The US Senate, by a vote of 89-10 on January 16, approved the United States-Mexico-Canada Agreement (USMCA) -- the replacement for the North American Free Trade Agreement (NAFTA). President Donald Trump has announced he will sign the agreement during the week of January 20.
For prior coverage of USMCA, see PwC Insights, USMCA takes major steps toward completion, December 13, 2019; and USMCA moves toward entry into force: Key changes and next steps, December 20, 2019.
Ratification of USMCA, especially by the United States, eliminates one of the most significant areas of uncertainty from the past three years — the possibility of complete US withdrawal from NAFTA. Not only is that threat now gone, but the replacement agreement is considered an improvement in many ways over the prior standard. Businesses will face a transition as they acquaint themselves with new policies and procedures, but a period of new certainty lies ahead for the foreseeable future with regard to North American trade.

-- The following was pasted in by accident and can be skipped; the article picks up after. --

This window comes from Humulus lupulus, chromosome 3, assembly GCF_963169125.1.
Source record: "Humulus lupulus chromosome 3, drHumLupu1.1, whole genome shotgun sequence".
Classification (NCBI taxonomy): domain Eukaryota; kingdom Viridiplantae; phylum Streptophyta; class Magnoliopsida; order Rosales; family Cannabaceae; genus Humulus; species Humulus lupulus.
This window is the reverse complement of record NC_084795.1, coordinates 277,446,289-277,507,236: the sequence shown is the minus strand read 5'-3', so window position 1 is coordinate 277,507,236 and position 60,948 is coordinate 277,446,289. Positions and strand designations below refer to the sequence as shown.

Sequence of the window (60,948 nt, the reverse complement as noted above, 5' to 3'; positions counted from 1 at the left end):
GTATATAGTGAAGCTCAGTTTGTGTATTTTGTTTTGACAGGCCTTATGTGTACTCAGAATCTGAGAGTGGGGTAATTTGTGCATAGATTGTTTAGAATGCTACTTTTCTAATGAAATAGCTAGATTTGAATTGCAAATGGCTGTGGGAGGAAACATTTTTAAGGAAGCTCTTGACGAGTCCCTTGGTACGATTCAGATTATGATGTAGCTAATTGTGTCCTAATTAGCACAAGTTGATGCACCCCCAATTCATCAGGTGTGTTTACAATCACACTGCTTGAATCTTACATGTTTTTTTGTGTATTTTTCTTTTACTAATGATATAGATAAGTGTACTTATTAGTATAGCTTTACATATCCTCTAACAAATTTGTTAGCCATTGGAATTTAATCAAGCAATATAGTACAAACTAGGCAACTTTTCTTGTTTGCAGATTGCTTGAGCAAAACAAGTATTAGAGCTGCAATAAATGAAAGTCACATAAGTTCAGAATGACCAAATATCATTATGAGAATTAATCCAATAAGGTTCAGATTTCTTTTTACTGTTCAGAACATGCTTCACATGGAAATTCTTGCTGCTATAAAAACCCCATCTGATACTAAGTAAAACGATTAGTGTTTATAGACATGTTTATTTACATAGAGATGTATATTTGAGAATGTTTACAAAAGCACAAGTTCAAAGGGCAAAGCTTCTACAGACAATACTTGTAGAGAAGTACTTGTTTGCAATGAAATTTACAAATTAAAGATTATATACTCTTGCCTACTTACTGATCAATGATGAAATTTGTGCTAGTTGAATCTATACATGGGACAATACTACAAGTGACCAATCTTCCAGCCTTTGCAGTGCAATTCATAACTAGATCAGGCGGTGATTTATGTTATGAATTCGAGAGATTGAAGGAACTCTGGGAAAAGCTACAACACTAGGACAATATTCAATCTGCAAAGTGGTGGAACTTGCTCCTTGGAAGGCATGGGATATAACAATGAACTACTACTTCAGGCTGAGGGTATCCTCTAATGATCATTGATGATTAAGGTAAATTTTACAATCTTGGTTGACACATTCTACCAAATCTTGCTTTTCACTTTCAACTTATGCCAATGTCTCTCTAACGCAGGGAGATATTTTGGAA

Further, the overwhelming bipartisan vote from both the House and Senate, as well as widespread support among a variety of constituencies from big business to big labor, suggest that USMCA may enjoy a level of stability going forward that NAFTA lacked. That is, USMCA is less likely to become a target for political attacks, at least in the near term, which should give USMCA’s provisions time to come into effect and mature. Continued bipartisan support will be critical as the deal contains a sunset provision that takes effect in 16 years.
Substantively, while the preferential tariff provisions in NAFTA remain largely intact, USMCA makes significant changes to non-tariff measures in the areas of labor standards, environmental standards, intellectual property rights and enforcement, automotive, transportation/logistics, and pharmaceuticals. The modifications in these areas may impose additional costs for companies operating in all three countries due to the implementation of any changes needed to comply with the new rules and stricter standards.
Companies planning to take advantage of USMCA should act quickly to examine their supply chain and operational processes and procedures in light of these new provisions in seeking to meet the new requirements and to identify what changes may be necessary for compliance.